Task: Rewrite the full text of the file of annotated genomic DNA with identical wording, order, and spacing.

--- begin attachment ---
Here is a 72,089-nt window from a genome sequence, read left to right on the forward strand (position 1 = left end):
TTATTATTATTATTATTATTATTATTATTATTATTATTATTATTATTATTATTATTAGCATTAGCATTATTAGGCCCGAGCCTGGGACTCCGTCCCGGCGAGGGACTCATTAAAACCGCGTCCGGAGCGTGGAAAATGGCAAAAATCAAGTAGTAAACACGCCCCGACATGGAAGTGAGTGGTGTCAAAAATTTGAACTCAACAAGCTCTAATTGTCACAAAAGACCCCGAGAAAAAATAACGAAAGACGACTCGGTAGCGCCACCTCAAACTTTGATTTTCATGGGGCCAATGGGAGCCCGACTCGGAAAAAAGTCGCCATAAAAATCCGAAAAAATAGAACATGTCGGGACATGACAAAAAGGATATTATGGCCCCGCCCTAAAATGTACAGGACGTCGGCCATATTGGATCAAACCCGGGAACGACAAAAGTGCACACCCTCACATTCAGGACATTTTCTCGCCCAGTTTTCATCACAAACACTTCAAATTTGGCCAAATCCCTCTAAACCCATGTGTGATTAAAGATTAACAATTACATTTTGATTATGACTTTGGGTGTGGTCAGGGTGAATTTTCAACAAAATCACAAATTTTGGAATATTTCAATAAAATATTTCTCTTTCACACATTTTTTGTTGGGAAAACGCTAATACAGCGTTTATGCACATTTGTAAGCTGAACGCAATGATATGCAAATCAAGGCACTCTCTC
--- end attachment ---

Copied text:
Here is a 72,089-nt window from a genome sequence, read left to right on the forward strand (position 1 = left end):
TTATTATTATTATTATTATTATTATTATTATTATTATTATTATTATTATTATTATTAGCATTAGCATTATTAGGCCCGAGCCTGGGACTCCGTCCCGGCGAGGGACTCATTAAAACCGCGTCCGGAGCGTGGAAAATGGCAAAAATCAAGTAGTAAACACGCCCCGACATGGAAGTGAGTGGTGTCAAAAATTTGAACTCAACAAGCTCTAATTGTCACAAAAGACCCCGAGAAAAAATAACGAAAGACGACTCGGTAGCGCCACCTCAAACTTTGATTTTCATGGGGCCAATGGGAGCCCGACTCGGAAAAAAGTCGCCATAAAAATCCGAAAAAATAGAACATGTCGGGACATGACAAAAAGGATATTATGGCCCCGCCCTAAAATGTACAGGACGTCGGCCATATTGGATCAAACCCGGGAACGACAAAAGTGCACACCCTCACATTCAGGACATTTTCTCGCCCAGTTTTCATCACAAACACTTCAAATTTGGCCAAATCCCTCTAAACCCATGTGTGATTAAAGATTAACAATTACATTTTGATTATGACTTTGGGTGTGGTCAGGGTGAATTTTCAACAAAATCACAAATTTTGGAATATTTCAATAAAATATTTCTCTTTCACACATTTTTTGTTGGGAAAACGCTAATACAGCGTTTATGCACATTTGTAAGCTGAACGCAATGATATGCAAATCAAGGCACTCTCTC